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Gene Woodwick

Up the Beach — From a disastrous drought to beachcombing bonanzas

Huzzah! It is fishing time! The kids are back in school. Most of the tourists are back home and the rain has cooperated to put the fishermen back in the rivers. There are a lot of females gloriously celebrating that they have the house to themselves. Perhaps men think it is great for their species to be on a quiet river, but that’s peanuts compared to a woman in her own quiet house.

Up the Beach — Head out to adventures in our backyard

Well, dog gone. Just when folks have begun to look out for fresh crab from Larry Thevik on the Midnight Star at the Ocean Shores Marina the recreational and commercial Dungeness crab fisheries on the southern coast of Washington will close until further notice because of elevated marine toxin levels, state shellfish managers announced. The coffee drinking groups despairingly nodded their heads in commiseration until they read more carefully that the area north of Point Chehalis, including Grays Harbor, remains open to commercial and recreational crab fishing.

Up the Beach — The season of ambient light

This the season of ambient light on the North Beaches. That time of the year when the diffused sunshine sets a glow on the Old Man Moss and the lichens on the trees, and sets the yellow leaves of the deciduous bushes glowing like candlelight. Even though fall did not brush color on the vine maple, or on the Big leaf maples in the river bottoms, the sun brings cheer to the increasingly gloomy days. Makes one miss the glowing cranberry field that used to be a special, fall treat out on Burrows Road.

Up the Beach — Travel the backroads and admire autumn

Autumn has officially arrived according to the calendar, but the beachers all know it’s here because you can still drive the backroads admiring the beginning blush of fall colors and listen to the purr of Kenworths, the powerful growl of the Peterbilts and the heavy sounds of a Mack changing gears on a hill.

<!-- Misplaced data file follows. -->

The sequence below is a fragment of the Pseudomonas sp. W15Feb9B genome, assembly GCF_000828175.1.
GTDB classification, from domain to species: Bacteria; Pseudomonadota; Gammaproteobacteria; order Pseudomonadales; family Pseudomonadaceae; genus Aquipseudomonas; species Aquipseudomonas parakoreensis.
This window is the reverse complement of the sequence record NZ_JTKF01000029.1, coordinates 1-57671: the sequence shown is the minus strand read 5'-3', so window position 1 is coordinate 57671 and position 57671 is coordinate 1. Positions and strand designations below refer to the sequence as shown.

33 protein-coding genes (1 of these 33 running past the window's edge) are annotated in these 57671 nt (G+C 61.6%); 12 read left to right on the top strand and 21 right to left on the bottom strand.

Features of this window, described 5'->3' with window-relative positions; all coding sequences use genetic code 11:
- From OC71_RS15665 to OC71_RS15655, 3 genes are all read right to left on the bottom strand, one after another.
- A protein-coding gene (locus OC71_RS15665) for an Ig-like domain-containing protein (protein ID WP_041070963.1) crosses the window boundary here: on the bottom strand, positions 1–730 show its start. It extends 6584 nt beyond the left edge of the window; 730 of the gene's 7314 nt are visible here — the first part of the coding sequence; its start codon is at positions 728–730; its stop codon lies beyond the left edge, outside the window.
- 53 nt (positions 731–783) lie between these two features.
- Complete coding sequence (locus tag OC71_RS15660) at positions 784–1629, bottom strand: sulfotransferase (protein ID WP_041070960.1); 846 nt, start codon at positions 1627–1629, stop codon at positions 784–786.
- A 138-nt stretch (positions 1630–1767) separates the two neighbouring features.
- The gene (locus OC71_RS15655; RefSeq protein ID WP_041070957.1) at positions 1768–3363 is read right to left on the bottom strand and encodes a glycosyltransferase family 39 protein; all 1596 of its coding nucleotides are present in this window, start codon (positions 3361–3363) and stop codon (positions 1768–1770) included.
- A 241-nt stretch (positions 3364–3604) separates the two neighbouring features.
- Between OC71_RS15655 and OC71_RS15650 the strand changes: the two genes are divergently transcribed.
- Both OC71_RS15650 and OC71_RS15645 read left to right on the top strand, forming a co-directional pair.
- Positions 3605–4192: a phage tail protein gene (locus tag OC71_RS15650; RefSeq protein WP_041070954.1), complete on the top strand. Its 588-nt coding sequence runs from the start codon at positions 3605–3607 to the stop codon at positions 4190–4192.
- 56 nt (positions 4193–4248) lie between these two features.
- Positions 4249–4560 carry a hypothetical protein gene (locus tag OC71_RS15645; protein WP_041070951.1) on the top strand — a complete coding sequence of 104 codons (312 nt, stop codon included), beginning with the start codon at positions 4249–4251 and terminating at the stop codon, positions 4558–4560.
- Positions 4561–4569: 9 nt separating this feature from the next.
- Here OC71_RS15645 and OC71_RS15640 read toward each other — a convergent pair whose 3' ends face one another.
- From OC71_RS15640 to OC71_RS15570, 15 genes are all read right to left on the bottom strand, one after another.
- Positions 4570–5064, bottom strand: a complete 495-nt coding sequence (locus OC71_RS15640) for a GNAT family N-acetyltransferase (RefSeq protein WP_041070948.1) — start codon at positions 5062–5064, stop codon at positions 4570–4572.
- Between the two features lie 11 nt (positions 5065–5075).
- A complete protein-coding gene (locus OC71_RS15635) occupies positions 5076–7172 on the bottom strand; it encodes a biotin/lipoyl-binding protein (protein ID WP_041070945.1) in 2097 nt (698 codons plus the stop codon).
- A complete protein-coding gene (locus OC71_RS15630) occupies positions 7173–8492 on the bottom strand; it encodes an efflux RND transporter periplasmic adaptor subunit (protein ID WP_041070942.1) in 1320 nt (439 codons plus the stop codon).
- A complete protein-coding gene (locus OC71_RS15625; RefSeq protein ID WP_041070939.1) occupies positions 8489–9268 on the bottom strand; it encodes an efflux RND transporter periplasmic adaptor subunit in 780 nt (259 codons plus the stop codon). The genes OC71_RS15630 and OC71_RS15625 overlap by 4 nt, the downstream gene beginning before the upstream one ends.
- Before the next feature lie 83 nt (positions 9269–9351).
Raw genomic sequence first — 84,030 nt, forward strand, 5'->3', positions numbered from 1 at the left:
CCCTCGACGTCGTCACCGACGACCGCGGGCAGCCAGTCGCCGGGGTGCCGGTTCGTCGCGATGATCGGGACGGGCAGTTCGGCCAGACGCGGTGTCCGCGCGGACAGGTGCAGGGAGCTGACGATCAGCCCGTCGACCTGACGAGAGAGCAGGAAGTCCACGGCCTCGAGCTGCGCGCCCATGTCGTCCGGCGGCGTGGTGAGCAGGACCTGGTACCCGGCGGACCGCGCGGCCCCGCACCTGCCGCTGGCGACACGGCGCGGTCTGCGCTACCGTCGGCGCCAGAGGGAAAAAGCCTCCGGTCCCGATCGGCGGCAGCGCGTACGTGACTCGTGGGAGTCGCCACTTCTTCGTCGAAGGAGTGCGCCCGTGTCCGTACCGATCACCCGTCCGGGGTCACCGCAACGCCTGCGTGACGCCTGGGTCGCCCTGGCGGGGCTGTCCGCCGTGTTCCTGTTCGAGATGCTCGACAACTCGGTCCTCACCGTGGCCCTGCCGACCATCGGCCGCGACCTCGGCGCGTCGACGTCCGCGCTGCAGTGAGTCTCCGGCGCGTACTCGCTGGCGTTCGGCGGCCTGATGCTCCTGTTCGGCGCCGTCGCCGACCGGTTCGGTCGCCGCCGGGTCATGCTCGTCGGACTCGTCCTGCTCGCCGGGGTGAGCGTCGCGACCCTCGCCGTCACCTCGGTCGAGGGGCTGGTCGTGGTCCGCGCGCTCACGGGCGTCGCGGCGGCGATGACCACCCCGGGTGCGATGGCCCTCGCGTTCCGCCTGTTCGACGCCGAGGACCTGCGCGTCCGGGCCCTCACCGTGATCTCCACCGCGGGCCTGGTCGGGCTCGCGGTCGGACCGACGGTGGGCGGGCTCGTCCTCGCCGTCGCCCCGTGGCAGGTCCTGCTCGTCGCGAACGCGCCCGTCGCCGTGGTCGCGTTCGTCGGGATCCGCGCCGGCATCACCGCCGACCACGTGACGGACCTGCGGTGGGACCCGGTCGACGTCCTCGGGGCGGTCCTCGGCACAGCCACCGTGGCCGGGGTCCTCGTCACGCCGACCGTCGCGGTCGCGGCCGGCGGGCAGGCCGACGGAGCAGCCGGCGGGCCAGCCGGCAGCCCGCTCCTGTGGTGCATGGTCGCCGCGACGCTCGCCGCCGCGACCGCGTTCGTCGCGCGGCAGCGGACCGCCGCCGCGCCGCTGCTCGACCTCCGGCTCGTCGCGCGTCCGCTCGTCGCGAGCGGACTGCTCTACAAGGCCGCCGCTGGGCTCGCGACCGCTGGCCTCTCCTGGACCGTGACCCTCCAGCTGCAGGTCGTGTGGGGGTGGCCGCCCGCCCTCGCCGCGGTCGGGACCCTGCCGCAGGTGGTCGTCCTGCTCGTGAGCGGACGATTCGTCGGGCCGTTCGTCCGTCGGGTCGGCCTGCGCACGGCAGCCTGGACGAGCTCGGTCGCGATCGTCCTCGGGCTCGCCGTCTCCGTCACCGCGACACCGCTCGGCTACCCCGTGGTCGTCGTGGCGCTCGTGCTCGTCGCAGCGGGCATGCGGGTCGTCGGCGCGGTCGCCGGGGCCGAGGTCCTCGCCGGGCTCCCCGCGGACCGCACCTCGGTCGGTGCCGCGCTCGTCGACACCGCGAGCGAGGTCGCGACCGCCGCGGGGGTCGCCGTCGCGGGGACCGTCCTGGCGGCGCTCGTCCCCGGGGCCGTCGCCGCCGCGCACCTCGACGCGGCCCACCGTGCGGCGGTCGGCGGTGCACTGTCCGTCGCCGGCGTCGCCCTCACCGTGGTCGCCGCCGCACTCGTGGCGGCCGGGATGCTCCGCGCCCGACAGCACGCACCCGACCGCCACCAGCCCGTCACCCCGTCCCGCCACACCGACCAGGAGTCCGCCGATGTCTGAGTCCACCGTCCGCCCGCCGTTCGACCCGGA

Up the Beach — Heading into fall on the coast

Up the beach’s back roads at this not-quite-fall time of the year, brings back old memories. Memories of Mom, memories of Gram. You can almost see them alongside the road. Mom with her apron gathered into a big pocket for her finds and Gram and the aunties with baskets or lard buckets swinging from their hands.

By Gene Woodwick

Ahh … at last … The summer days have dwindled down to September, which means summer folks have gone back to their urban abodes and beach folks are free to act like themselves again.

Up the Beach — The season between seasons

We have arrived at that peculiar time of the year when it isn’t really spring, not really winter, certainly isn’t summer, not graduation time, almost past beachcombing time, but a time similar to being thunderstruck, except there is hardly anything new to contemplate so may as well remember when it was like about 20 years ago.

Up the Beach — Spring is here

Spring has sprung. How do I know? About 12 varieties of local pussy willows are displaying catkins, birds are busy nest building, deer are shedding winter coats and the true harbinger of spring—skunk cabbage—is bright yellow in all the soggy spots around the North Beach.